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Mallory Park

Bike Normandy 2016: Day 2 (07/05)

It's not easy to get twelve bikes rolling in the morning, particularly when there was home-made Calvados the night before and someone (not me) has left their ignition on and flattened the battery.

Eventually we were all on the road, having been cautioned that it was Le Mans weekend and the police were likely to be more interested than usual in misbehaving motorcyclists.

The weather continued to be glorious, and after a coffee stop we headed for a riverside restaurant familiar from previous visits. I recognised and liked the route to the river, which went from winding and sun-dappled roads to very narrow, twisty downhills as we approached our destination.

The riverside was busy with families and dogs, but there’s always room to park a motorbike, or even twelve. John had phoned ahead and reserved a table on the decking outside, overlooking the river. After lunch, Howard and I had a quick go on one of the yellow pedaloes before we set off again, working our way carefully out of the busy town and hitting the empty country roads with glee.

There was some excitement at the final coffee stop, when a couple of riders misinterpreted Howard’s marking and went sailing past the car park. Howard set off in pursuit, but on the wrong side of the road, so Jen set off after him. Soon everyone was safely sorted out and returned.

It was getting late in the day, we were tired, and dinner would need to be cooked on our return. But we had yet to do The Triangle: three stretches of excellent road, one of which is Howard’s favourite, a fast section of long straights and favourable bends known in Bike Normandy circles as The Racetrack.

The executive decision was that we would do two sections of the route, omitting The Racetrack. The first leg was fast, with plenty of opportunities to feel as if you’re leaning all the way over when in reality it’s a pathetic amount. At the end of it I found Howard marking a roundabout and looking pleased with himself. We did the home stretch in convoy, riding through woodland and stopping to admire the tank at the side of the road.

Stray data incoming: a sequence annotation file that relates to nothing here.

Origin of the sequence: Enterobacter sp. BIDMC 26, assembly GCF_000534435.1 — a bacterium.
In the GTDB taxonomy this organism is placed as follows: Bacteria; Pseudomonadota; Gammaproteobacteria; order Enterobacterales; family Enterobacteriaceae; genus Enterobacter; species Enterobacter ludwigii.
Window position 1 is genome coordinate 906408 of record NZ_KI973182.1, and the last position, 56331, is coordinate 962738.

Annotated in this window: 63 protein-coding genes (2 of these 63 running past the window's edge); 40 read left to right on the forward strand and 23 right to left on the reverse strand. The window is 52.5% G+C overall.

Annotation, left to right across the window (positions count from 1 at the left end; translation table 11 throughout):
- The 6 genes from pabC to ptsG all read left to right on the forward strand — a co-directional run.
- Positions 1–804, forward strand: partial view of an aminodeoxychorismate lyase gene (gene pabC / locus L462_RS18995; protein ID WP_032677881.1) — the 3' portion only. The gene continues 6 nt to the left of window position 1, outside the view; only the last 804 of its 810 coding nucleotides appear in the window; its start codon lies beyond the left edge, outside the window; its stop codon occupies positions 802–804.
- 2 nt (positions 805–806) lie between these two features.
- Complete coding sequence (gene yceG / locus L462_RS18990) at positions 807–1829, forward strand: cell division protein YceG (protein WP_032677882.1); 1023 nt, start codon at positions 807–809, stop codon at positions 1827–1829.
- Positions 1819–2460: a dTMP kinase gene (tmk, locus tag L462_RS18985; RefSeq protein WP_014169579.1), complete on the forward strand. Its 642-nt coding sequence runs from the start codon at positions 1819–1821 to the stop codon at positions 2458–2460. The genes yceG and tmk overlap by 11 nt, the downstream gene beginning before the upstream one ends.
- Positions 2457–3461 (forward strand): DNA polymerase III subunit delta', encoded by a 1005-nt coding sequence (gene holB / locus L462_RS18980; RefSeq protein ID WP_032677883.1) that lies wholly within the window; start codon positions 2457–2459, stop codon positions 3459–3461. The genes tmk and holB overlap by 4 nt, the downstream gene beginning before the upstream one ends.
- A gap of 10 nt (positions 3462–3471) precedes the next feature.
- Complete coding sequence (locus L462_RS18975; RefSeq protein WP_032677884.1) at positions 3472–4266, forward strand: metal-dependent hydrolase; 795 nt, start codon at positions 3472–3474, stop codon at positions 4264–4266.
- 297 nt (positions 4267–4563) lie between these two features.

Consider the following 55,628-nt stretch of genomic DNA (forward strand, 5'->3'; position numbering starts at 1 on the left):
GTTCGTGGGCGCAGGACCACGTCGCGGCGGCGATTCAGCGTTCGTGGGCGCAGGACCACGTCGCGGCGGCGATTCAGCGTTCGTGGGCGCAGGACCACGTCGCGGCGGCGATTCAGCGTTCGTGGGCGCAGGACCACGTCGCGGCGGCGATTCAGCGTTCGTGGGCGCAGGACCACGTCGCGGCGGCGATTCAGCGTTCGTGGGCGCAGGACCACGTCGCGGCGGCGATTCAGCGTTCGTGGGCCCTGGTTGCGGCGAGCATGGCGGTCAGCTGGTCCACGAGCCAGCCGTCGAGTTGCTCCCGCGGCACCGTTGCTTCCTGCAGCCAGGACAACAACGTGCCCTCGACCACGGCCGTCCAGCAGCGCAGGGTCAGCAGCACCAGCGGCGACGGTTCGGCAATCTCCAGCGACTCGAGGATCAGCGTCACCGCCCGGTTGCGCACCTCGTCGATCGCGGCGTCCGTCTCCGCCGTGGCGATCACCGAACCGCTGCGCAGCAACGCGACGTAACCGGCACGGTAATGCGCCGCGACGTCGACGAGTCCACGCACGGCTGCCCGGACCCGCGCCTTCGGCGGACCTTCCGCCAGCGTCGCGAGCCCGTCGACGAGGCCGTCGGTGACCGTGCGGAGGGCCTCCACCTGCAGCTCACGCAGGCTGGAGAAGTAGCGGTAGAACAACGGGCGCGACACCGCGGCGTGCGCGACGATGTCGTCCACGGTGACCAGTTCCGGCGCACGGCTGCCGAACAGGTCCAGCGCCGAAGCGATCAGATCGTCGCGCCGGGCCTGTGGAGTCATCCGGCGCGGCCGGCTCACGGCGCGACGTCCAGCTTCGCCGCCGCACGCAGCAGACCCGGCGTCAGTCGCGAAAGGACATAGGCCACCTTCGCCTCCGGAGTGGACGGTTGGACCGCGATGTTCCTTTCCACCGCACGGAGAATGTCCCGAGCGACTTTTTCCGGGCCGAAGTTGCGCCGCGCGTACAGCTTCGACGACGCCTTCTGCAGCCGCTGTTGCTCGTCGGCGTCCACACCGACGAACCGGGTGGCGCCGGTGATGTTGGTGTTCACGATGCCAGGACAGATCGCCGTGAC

I was pleased to note at the end of the day that my Bridgestone T30s were at last showing signs of wear towards the outer edges.

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Comments

That sounds very enjoyable indeed.

Does "marking" have a special meaning in this context, e.g. "marking a roundabout"?
Perhaps it marks a stop. :S
It does - it's a way of organising a group so you don't have to keep everyone in sight all the time. Whenever you come to a junction, the rider behind the leader stays behind and points the way, until the last rider, who always stays at the back, comes along:

http://l-a-m.org/understanding-the-drop-off-marker-system/
I never knew they did that sort of a thing.... interesting.
Do groups like yours organise in advance who takes what so that there's at least one of each of the infrequently-needed things as well as one each of the common/mandatory things? A set of motorcycle jump leads feels like something worth one person having, or maybe that's just my experience of planning the inventory for D&D advantures speaking. (-8 ("OK. I'll take the 10' pole, but only if you take the storm lantern, the garlic and the caltrop-proof overshoes.")

The wrong side of the road can be nasty. I know a motorcyclist who went to the Nurburgring. They blatted around it at ridiculous speeds for a couple of laps and somehow survived… only to leave onto the left-hand side of the public highway outside and into a head-on collision. Fortunately, I "know" rather than "knew" such a motorcyclist, but it was a close-run thing. /-8

Meanwhile, if your objective was to scrub the edges of your tyres, wouldn't it be simpler to visit Milton Keynes rather than Normandy? :-p
Need to do some French roundabouts as well as English ones, to get both sides even :)

Working out which side of the road you should be on is particularly nasty if you've emerged from a one-way system, or even when you set off after lunch, so I can see exactly how that would happen - ow.

The kind of organisation you describe would be very sensible and useful, and thus it's not usually done :) For a very long-distance trip, or one to a less first-world destination, I suspect there would be more such planning involved.
Sounds like a great event. I wonder if it would be possible, and feasable, to arrange a similar thing with fly-ins at various airports around the UK and Europe? Although it would probably be expensive in practice.
I know glider people do that sort of thing as a rally...